Tuesday, April 19, 2011

Hot or Cold?

today's Gospel reading from the RCL is John 12.20-36.
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haiku

   running path
    ~two stuggle
     to uncap beer
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We began our Holy Week series of services in our parish last night. The preacher for the week, our rector, laid out his stall in a brave and unambiguous way. He said he could understand those who came to church every week, and those who came not at all, but not those who came occassionally. Christianity either matters completely or not at all. There is no in-between.

Later chatting in the vestry I remarked that what he had said reminded me of what CS Lewis wrote about in Mere Christianity: Jesus is  either the Son of God or he isn't and is therefore either a complete fraud or delusional. There is nothing in between, none of the good man & great moral teacher half-way house.

Look at what Jesus says in today's Gospel. He promises eternal life to those who follow him. This is not simply moral teaching. It is either true or not true. If it is not true then nothing that he has to say means anything. If it is true then he is who he says he is and what he has to say is the most important message that anyone could ever hear. You either worship Jesus or walk away; there is no luke-warm in-between. You either believe it or you don't.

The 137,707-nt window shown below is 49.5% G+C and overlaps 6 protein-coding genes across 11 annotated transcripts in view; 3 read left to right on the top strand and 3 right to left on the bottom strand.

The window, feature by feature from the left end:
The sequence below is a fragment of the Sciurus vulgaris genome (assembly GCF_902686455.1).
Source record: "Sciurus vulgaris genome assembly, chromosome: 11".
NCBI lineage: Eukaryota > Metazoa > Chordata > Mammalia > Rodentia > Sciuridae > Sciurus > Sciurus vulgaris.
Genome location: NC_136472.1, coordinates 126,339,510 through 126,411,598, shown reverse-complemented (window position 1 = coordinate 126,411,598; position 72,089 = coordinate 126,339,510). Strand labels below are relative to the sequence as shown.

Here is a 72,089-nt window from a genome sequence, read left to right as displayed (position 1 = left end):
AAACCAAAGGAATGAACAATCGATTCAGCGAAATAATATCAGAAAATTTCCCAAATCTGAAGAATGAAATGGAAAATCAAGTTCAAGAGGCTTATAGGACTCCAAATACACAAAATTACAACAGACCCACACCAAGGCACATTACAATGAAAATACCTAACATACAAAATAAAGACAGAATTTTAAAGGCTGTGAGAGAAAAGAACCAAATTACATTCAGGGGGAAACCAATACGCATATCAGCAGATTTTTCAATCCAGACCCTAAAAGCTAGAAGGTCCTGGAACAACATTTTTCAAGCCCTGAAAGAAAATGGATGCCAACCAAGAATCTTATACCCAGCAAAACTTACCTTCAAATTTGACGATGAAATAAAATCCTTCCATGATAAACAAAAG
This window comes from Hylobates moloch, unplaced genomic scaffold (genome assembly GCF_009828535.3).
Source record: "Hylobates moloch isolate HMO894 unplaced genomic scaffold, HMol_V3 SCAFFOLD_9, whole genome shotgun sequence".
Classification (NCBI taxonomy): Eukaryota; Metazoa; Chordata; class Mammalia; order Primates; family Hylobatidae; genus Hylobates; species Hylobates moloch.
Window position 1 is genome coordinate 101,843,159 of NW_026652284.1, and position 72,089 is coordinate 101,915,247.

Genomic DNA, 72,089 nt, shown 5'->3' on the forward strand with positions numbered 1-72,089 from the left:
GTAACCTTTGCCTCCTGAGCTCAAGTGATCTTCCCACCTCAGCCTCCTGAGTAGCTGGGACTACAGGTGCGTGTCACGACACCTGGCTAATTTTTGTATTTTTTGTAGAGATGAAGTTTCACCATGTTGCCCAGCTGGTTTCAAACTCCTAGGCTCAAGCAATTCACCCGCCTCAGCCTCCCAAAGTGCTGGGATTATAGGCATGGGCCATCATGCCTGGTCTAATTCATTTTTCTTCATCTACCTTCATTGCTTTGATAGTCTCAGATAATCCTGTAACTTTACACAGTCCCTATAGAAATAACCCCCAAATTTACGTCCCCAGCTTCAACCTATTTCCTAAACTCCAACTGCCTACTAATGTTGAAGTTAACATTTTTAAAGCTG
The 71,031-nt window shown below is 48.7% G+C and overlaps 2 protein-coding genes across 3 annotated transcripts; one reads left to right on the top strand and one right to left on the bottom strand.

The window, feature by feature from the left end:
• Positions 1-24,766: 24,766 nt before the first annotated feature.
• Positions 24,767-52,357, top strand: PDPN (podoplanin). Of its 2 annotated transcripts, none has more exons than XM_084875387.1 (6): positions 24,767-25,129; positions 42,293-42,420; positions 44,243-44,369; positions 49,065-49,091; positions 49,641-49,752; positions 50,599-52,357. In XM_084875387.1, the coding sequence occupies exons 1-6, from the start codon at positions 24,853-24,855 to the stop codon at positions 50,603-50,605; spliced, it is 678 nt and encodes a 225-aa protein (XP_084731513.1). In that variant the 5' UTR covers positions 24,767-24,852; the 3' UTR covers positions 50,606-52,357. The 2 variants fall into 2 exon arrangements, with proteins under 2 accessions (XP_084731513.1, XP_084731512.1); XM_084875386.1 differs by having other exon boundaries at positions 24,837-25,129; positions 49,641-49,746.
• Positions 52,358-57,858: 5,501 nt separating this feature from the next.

I said my rector was brave because there are so many people today who treat their church affiliation very lightly. They drop in every few weeks or so when they feel like it and have nothing better to do. Inevetibly quite a few of them will wander in at some point during Holy Week. And there's a danger that some of them will become offended and say to themselves 'fine, if that's how he feels, then I won't come at all.' I hope the do come - this message is, after all, for them. And I hope that isn't the way they react, that instead they will say to themselves 'what is it that I believe? And if I do believe that Jesus is Lord, why is it that I am so casual in the practise of my faith?' Jesus in today's Gospel said that he was to be lifted up to draw all people to him. He thought that doing that was important enough to die for. We should think it important enough to live for completely.


 

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